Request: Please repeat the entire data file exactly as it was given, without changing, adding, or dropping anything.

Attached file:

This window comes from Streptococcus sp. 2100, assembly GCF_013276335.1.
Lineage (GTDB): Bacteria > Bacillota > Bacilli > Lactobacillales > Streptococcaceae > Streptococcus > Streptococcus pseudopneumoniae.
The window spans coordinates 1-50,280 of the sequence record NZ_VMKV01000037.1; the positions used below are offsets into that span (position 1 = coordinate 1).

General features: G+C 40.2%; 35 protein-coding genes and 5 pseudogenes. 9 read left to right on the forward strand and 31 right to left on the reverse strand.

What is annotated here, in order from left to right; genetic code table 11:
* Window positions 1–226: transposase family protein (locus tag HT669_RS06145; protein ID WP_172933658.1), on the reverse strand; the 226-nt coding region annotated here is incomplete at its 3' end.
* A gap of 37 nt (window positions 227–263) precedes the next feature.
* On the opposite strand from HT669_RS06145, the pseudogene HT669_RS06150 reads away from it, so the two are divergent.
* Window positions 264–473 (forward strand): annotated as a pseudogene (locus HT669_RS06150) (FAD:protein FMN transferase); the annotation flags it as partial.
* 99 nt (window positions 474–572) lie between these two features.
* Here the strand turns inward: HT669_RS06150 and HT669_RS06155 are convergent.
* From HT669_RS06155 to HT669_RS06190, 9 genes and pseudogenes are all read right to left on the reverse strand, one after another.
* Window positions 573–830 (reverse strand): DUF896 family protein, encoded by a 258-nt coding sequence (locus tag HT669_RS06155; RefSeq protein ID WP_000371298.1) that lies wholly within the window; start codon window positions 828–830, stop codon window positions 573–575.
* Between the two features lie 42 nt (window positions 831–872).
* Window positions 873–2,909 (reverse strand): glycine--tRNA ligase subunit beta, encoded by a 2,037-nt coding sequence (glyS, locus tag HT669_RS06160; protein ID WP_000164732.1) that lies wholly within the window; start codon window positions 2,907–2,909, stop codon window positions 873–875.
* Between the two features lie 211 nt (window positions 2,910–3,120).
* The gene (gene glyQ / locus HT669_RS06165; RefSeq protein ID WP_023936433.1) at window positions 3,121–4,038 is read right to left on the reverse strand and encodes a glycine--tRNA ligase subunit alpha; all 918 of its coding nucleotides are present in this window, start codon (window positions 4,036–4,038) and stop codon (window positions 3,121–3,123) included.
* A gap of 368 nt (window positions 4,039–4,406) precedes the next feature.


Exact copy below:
This window comes from Streptococcus sp. 2100, assembly GCF_013276335.1.
Lineage (GTDB): Bacteria > Bacillota > Bacilli > Lactobacillales > Streptococcaceae > Streptococcus > Streptococcus pseudopneumoniae.
The window spans coordinates 1-50,280 of the sequence record NZ_VMKV01000037.1; the positions used below are offsets into that span (position 1 = coordinate 1).

General features: G+C 40.2%; 35 protein-coding genes and 5 pseudogenes. 9 read left to right on the forward strand and 31 right to left on the reverse strand.

What is annotated here, in order from left to right; genetic code table 11:
* Window positions 1–226: transposase family protein (locus tag HT669_RS06145; protein ID WP_172933658.1), on the reverse strand; the 226-nt coding region annotated here is incomplete at its 3' end.
* A gap of 37 nt (window positions 227–263) precedes the next feature.
* On the opposite strand from HT669_RS06145, the pseudogene HT669_RS06150 reads away from it, so the two are divergent.
* Window positions 264–473 (forward strand): annotated as a pseudogene (locus HT669_RS06150) (FAD:protein FMN transferase); the annotation flags it as partial.
* 99 nt (window positions 474–572) lie between these two features.
* Here the strand turns inward: HT669_RS06150 and HT669_RS06155 are convergent.
* From HT669_RS06155 to HT669_RS06190, 9 genes and pseudogenes are all read right to left on the reverse strand, one after another.
* Window positions 573–830 (reverse strand): DUF896 family protein, encoded by a 258-nt coding sequence (locus tag HT669_RS06155; RefSeq protein ID WP_000371298.1) that lies wholly within the window; start codon window positions 828–830, stop codon window positions 573–575.
* Between the two features lie 42 nt (window positions 831–872).
* Window positions 873–2,909 (reverse strand): glycine--tRNA ligase subunit beta, encoded by a 2,037-nt coding sequence (glyS, locus tag HT669_RS06160; protein ID WP_000164732.1) that lies wholly within the window; start codon window positions 2,907–2,909, stop codon window positions 873–875.
* Between the two features lie 211 nt (window positions 2,910–3,120).
* The gene (gene glyQ / locus HT669_RS06165; RefSeq protein ID WP_023936433.1) at window positions 3,121–4,038 is read right to left on the reverse strand and encodes a glycine--tRNA ligase subunit alpha; all 918 of its coding nucleotides are present in this window, start codon (window positions 4,036–4,038) and stop codon (window positions 3,121–3,123) included.
* A gap of 368 nt (window positions 4,039–4,406) precedes the next feature.